An old caddie writes about golf
Tom Warren writes about being a caddie. And attending a once-glamorous and now-defunct golf tournament. Making annual pilgrimages to one of Wisconsin’s best courses. Golfing in Scotland and becoming close friends with a member of the British Parliament. His love for the Masters. Getting to know Tiger Woods and his late father.
“But if there’s one focal point, it would be Rockford,” Warren, a Beloit College professor, said of his new book.
“The best chance it has of going seriously beyond Rockford is if people realize this is a story about a city that really has something going. The Tiger Woods part is interesting. The caddie part, hopefully, is interesting. But the story of Rockford is where it has the best chance of going beyond Rockford, which might sound ironic.”
Warren, who played on Rockford East’s sixth state championship golf team in 1957, calls his book: “An Old Caddie Looks Back,” subtitled “Reflections from a Town That Loves Golf ... and Tiger.” A publication launch party for the 285-page book is from 5:30 to 7:30 tonight at Aldeen.
Warren was inducted into the Rockford Area Golf Hall of Fame two years ago for his instrumental role in bringing Tiger Woods to Ingersoll for one of his clinics in 2001. Warren met Woods when Tiger was 13 through Rockford native Bill Stark, a close friend of both Warren and Tiger’s father, Earl Woods. Knowing Tiger was the impetus for Warren’s writing, but, perhaps because so much has already been written of Tiger, the portions of the book about Woods are the least interesting.
Far more interesting was reading about Warren getting his start in golf from his mailman, Bob Frithiof. Warren caddied for Frithiof when he finished second to Rockford Hall of Famer Ken Scott in the 1955 Men’s City tournament. Or about his graduating from riding his bike to golf at Sinnissippi to riding with his 12-year-old friend, who drove his father’s 1950 Dodge, to Ingersoll and Sandy Hollow.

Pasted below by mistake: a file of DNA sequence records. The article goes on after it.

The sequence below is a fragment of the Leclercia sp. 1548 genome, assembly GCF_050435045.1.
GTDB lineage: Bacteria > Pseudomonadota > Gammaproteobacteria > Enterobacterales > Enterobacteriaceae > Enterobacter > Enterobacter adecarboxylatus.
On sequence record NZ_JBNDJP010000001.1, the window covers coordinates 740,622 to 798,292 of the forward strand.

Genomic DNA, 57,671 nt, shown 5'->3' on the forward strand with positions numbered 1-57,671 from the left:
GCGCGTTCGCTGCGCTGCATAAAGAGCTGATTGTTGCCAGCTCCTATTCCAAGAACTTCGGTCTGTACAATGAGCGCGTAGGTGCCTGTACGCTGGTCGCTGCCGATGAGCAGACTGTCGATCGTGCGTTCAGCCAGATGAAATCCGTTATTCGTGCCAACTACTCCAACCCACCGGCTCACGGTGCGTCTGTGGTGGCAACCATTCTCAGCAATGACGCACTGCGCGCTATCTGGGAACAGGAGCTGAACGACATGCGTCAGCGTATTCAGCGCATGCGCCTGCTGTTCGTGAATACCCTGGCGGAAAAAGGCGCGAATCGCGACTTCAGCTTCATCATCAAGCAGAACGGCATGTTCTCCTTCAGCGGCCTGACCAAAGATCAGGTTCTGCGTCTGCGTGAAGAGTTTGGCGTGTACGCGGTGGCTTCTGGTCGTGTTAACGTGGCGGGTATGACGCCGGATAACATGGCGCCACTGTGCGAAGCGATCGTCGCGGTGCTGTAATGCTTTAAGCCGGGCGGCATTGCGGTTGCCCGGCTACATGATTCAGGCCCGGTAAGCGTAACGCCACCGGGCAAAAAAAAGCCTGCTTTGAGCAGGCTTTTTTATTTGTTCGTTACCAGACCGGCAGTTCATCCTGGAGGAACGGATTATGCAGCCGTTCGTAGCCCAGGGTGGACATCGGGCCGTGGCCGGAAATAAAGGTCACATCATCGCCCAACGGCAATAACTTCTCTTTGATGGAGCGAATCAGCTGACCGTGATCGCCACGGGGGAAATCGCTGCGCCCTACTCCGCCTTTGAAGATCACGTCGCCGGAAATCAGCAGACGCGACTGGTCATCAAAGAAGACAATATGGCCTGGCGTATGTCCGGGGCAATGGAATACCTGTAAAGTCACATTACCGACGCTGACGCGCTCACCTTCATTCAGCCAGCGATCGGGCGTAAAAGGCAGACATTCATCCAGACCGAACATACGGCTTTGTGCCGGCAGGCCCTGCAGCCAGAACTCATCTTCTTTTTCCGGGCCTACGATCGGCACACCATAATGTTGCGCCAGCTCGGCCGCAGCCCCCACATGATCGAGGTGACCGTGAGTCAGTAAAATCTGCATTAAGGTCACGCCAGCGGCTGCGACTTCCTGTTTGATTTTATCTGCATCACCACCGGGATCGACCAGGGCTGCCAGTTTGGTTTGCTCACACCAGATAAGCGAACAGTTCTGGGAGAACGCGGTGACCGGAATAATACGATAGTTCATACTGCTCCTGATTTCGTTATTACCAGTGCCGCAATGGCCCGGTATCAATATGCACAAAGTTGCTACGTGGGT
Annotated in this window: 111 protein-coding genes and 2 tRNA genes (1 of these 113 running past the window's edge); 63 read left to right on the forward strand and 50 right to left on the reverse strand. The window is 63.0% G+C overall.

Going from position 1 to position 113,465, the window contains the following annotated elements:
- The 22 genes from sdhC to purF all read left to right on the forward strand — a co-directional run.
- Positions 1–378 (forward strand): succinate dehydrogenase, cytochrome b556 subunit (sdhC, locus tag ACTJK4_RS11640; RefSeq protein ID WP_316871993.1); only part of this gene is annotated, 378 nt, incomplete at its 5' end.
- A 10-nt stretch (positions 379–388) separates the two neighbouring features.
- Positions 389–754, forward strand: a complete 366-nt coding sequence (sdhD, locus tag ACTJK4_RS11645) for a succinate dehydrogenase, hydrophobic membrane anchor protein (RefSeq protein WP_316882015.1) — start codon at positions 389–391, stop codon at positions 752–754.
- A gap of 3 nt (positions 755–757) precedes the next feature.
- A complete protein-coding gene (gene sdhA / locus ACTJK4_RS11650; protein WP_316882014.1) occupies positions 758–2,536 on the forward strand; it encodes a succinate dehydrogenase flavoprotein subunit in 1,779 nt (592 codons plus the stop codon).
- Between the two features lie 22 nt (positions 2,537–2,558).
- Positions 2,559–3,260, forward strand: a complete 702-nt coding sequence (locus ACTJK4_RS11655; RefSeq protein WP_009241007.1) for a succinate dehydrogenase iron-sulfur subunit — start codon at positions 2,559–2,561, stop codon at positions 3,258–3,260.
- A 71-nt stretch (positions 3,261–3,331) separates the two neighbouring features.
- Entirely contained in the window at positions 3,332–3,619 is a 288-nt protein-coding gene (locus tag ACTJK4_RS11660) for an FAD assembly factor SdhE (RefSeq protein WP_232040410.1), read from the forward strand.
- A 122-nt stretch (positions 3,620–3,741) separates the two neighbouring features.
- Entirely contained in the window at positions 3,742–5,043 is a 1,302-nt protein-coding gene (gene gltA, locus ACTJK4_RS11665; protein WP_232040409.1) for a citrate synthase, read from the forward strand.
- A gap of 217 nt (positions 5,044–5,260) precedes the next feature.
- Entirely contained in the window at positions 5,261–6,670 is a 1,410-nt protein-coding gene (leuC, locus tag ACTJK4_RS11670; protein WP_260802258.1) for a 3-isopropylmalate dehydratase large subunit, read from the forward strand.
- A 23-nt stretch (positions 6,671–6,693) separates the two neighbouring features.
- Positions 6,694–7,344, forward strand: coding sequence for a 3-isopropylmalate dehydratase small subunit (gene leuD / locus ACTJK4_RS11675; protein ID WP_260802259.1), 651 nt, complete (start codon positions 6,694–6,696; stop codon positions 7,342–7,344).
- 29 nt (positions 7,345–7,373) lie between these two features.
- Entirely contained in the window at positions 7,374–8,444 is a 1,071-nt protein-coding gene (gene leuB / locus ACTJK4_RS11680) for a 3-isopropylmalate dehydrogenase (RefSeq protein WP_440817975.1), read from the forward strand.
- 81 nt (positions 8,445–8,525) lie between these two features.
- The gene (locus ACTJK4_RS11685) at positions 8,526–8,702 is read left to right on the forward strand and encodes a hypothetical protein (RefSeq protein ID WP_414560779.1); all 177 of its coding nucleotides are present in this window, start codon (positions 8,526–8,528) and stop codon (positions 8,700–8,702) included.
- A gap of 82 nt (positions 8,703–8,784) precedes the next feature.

Or of how he and his Augustana golf teammates were almost arrested his first day in college because they sneaked on the team golf course before it opened, a practice routinely allowed in Rockford to this day.
It’s Rockford that makes Warren’s golf story.
“He’s been working on the personal part of this book for so long,” said his wife, Mim. “He had such new energy when he started to relate it to Rockford. All of a sudden, he was so stimulated. He had such good interviews with people and it brought such a good dimension to the story.”
Two chapters on Scotland sound out of place, but actually fit in well in Warren’s story.
The author knows why. “I have been saying for decades that Rockford is like Scottish golf. There is an assumption that everyone can play there for minimal cost,” Warren said.
Warren writes about Rockford golf history, from its courses to its best players, from Ken Scott, Alex Welsh and Dean Lind in the 1950s to seven-time Men’s City champ Jamie Hogan today.
“It’s the first in-depth Rockford golf story,” Warren said. “I really like that characterization, because it’s not a history. It’s a memoir. Other people would tell it differently.
“Golf,” Warren added, “is unqualifiably excellent in Rockford. It’s a story that other communities can learn from.”
Not that Rockford has perfected golf. Warren detailed officials in the 1960s removing moguls at Sandy Hollow that used to frame so many of the bunkers there, ostensibly to speed up play.
“That infuriated me,” Warren said. “I still get mad about that. What idiocy!
“I guess even a town as good at golf as Rockford has to have some significant flaw.”